Soluble Suppression of Tumorigenicity-2 Associates With Ventilator Dependence in Coronavirus Disease 2019 Respiratory Failure

Crit Care Explor. 2021 Jun 29;3(7):e0480. doi: 10.1097/CCE.0000000000000480. eCollection 2021 Jul.


Objectives: We hypothesize that elevated soluble suppression of tumorigenicity-2 concentrations, a marker of pulmonary epithelial injury, reflect ongoing lung injury in acute hypoxemic respiratory failure due to coronavirus disease 2019 and associate with continued ventilator dependence.

Design: We associated serial plasma soluble suppression of tumorigenicity-2 levels and markers of systemic inflammation including d-dimer, C-reactive protein, and erythrocyte sedimentation rate with 30-day mortality and ventilator dependence.

Setting: Adult medical ICUs and general medicine wards at an academic teaching hospital in Boston, MA.

Patients: Adult patients with severe acute respiratory syndrome coronavirus 2 infection and acute hypoxemic respiratory failure admitted to the ICU (n = 72) and non-ICU patients managed with supplemental oxygen (n = 77).

Interventions: Observational study from April 25 to June 25, 2020.

Measurements and main results: ICU patients had a higher baseline body mass index and median soluble suppression of tumorigenicity-2, d-dimer, and C-reactive protein concentrations compared with non-ICU patients. Among ICU patients, elevated baseline modified Sequential Organ Failure Assessment score and log (soluble suppression of tumorigenicity-2) were associated with 30-day mortality, whereas initial Pao2/Fio2 and markers of systemic inflammation were similar between groups. Only log (soluble suppression of tumorigenicity-2) associated with ventilator dependence over time, with the last measured log (soluble suppression of tumorigenicity-2) concentration obtained on ICU day 11.5 (interquartile range [7-17]) higher in patients who required reintubation or tracheostomy placement compared with patients who were successfully extubated (2.10 [1.89-2.26] vs 1.87 ng/mL [1.72-2.13 ng/mL]; p = 0.03). Last measured systemic inflammatory markers, modified Sequential Organ Failure Assessment score, and Pao2/Fio2 were not different between patients who were successfully extubated compared with those with continued ventilator dependence.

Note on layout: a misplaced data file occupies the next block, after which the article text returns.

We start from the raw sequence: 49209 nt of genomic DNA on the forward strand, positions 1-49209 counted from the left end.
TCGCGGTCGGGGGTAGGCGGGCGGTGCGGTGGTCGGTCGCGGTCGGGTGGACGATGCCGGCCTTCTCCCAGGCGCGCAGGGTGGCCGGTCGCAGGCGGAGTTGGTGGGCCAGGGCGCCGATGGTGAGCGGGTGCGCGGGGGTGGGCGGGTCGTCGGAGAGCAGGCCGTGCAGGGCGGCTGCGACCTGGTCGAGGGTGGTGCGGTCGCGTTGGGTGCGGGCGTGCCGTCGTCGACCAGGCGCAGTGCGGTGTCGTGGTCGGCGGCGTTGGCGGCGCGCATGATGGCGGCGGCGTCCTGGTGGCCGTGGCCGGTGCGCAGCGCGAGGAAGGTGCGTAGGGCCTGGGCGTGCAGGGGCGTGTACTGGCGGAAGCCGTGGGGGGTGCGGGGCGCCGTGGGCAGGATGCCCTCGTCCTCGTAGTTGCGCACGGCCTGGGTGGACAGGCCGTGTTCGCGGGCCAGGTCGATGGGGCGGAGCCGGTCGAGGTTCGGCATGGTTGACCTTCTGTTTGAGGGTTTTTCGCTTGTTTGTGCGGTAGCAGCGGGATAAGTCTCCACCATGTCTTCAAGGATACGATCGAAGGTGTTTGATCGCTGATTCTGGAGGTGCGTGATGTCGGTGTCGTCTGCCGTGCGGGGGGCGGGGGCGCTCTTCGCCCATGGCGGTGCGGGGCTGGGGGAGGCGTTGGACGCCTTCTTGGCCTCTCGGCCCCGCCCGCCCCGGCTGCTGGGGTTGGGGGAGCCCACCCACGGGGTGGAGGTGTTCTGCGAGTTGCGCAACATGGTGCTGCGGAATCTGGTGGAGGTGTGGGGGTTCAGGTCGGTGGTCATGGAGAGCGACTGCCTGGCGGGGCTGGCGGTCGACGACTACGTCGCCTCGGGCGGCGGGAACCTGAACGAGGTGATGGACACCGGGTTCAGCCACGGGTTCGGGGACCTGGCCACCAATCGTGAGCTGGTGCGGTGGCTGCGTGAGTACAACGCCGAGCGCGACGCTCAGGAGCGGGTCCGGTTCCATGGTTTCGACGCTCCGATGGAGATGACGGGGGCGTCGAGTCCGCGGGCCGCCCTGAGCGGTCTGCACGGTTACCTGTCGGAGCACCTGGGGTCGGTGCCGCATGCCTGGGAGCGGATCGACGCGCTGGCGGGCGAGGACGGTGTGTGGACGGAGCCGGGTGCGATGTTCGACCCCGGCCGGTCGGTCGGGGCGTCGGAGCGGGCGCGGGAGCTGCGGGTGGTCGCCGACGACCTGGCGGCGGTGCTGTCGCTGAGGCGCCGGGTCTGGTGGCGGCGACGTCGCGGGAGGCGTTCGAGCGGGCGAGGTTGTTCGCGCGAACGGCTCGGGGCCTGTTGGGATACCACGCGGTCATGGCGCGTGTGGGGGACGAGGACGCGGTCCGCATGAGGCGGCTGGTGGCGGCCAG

Conclusions: Plasma soluble suppression of tumorigenicity-2 is a biomarker readily measured in blood that can provide dynamic information about the degree of a patient's lung injury and real-time assessment of the likelihood of extubation success. Measures of systemic inflammation, illness severity, and oxygenation did not associate with ventilator outcomes.

Keywords: acute respiratory distress syndrome; biomarkers; coronavirus disease 2019 virus disease; ventilator weaning.